Using market share and gross margin percentages as a measurement of success will no longer “cut the mustard.” The influx of private equity groups into grocery retailing is changing the rules of engagement. In the private equity world the only things that matter are return on capital and EBITDA growth.
Historically, top-line growth and market share have been sufficient performance metrics. Not because they provided a glimpse into the banner’s (or store’s) actual execution — but because these metrics were readily available. Plus, most operators were classically trained to believe volume cures all evils. The financial gut shot in 2008 placed even more emphasis on revenue as operators were forced to beef up their focus on cash flow.
Private equity groups, seeing value in the stability of cash flow provided by supermarkets, have a growing interest in the industry despite its low margin. Ironically, the industry’s growing instability may also be fueling investor interest. New channels and formats, ecommerce, M&A activities, shifts in shopper behaviors, waning brand loyalty, and the like, may create new opportunities for private equity companies. Capital market players typically have diverse portfolios and holdings. And with this diversity comes an expanded knowledge base — one that could prove fruitful in a mature industry undergoing sweeping changes.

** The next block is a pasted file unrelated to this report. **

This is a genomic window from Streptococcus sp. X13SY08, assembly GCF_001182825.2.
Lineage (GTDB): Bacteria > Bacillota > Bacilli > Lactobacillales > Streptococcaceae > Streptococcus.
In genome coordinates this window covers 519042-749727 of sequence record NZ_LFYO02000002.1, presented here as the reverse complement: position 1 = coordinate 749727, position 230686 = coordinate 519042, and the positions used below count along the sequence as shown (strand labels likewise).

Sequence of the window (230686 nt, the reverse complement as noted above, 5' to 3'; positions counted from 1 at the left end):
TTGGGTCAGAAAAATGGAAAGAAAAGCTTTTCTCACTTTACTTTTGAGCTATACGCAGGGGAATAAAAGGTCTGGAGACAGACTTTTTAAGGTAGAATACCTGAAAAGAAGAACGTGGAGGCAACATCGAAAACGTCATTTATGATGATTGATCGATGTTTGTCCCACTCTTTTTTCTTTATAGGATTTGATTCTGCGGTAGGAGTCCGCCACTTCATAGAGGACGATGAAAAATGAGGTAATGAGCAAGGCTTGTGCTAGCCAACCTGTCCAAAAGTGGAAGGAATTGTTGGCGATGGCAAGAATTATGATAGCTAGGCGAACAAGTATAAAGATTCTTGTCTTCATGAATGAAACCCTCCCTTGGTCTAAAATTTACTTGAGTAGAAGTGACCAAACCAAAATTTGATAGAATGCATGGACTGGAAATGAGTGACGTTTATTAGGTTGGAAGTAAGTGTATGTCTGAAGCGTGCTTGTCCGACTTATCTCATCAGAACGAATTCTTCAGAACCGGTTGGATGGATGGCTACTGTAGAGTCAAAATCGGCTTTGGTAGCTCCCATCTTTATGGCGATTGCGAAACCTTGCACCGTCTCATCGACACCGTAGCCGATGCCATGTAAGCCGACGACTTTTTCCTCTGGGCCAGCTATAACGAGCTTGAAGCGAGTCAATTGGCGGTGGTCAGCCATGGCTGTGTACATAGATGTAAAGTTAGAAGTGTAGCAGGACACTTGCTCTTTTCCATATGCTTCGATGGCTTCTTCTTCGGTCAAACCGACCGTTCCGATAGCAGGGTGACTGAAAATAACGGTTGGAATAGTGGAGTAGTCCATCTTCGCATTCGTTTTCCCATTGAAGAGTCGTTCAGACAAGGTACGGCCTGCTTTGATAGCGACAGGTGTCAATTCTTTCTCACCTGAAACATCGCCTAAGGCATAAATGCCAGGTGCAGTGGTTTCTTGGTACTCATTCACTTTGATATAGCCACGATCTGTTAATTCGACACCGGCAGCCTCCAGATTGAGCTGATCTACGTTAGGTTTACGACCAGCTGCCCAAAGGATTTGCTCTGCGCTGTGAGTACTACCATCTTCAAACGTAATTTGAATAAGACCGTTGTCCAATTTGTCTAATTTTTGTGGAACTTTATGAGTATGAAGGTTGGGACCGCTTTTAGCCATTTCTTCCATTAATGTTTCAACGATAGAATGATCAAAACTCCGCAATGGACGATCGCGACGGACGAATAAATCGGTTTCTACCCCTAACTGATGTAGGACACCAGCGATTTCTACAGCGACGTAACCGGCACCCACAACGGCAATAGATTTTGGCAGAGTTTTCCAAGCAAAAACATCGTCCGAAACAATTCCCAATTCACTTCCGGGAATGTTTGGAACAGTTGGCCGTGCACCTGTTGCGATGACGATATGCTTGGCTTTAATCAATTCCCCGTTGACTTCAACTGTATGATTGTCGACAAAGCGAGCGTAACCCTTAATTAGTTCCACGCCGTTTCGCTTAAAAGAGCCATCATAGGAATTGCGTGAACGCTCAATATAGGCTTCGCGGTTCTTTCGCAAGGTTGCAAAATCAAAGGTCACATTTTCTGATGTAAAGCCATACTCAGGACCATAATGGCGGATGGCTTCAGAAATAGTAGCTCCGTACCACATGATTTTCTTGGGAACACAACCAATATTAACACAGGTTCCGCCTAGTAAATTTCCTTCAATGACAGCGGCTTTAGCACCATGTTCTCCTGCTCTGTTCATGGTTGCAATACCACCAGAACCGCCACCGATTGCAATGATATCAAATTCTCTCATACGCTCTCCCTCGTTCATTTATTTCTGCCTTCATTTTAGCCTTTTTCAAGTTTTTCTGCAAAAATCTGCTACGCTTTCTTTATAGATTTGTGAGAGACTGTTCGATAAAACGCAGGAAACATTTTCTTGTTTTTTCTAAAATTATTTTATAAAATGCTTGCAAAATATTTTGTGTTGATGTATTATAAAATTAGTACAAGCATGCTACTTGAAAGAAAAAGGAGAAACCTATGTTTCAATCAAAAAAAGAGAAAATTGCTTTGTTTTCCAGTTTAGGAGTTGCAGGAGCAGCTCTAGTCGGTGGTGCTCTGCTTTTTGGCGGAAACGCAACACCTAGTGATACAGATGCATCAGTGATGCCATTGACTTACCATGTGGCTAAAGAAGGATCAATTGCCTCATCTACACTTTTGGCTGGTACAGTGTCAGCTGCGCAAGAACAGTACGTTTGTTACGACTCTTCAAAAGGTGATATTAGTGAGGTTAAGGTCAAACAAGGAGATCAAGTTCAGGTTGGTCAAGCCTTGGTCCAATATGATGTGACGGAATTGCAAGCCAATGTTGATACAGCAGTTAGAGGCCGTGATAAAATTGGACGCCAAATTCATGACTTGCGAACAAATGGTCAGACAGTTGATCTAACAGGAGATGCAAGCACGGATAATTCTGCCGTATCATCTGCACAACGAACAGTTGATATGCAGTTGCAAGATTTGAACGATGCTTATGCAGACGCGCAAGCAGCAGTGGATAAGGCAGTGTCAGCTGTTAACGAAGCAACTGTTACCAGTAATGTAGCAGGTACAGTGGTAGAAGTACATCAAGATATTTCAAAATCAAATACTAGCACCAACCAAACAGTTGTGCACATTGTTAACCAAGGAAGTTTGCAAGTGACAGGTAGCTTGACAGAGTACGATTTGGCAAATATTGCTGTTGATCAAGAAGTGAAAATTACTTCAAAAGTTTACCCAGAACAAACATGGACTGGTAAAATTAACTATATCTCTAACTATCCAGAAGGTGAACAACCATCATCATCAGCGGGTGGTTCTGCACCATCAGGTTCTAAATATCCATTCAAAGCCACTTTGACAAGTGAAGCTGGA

In addition to an expanded knowledge base, private equity is changing the tools of engagement. These companies are typically masters of measurement, and have a relentless focus on profits. This means there are no safety nets or masks to hide operational inefficiencies.
Understanding true costs for increasing net profit
Private equity groups are already reshaping the landscape of food retailing by expanding their performance metrics beyond average costing methods. Maximizing net profit requires a keen understanding of actual costs. This requires new tools, as well as new operational disciplines, to measure and improve ROI. New financial models and operational scrutiny will be required to measure every activity including replenishment systems, reward systems, resets and category management, just to name a few. In addition to cost visibility, the equity parent companies will require a better understanding of how strategic and tactical decisions are made.
What do you think are the biggest barriers preventing operators from quantifying their true costs?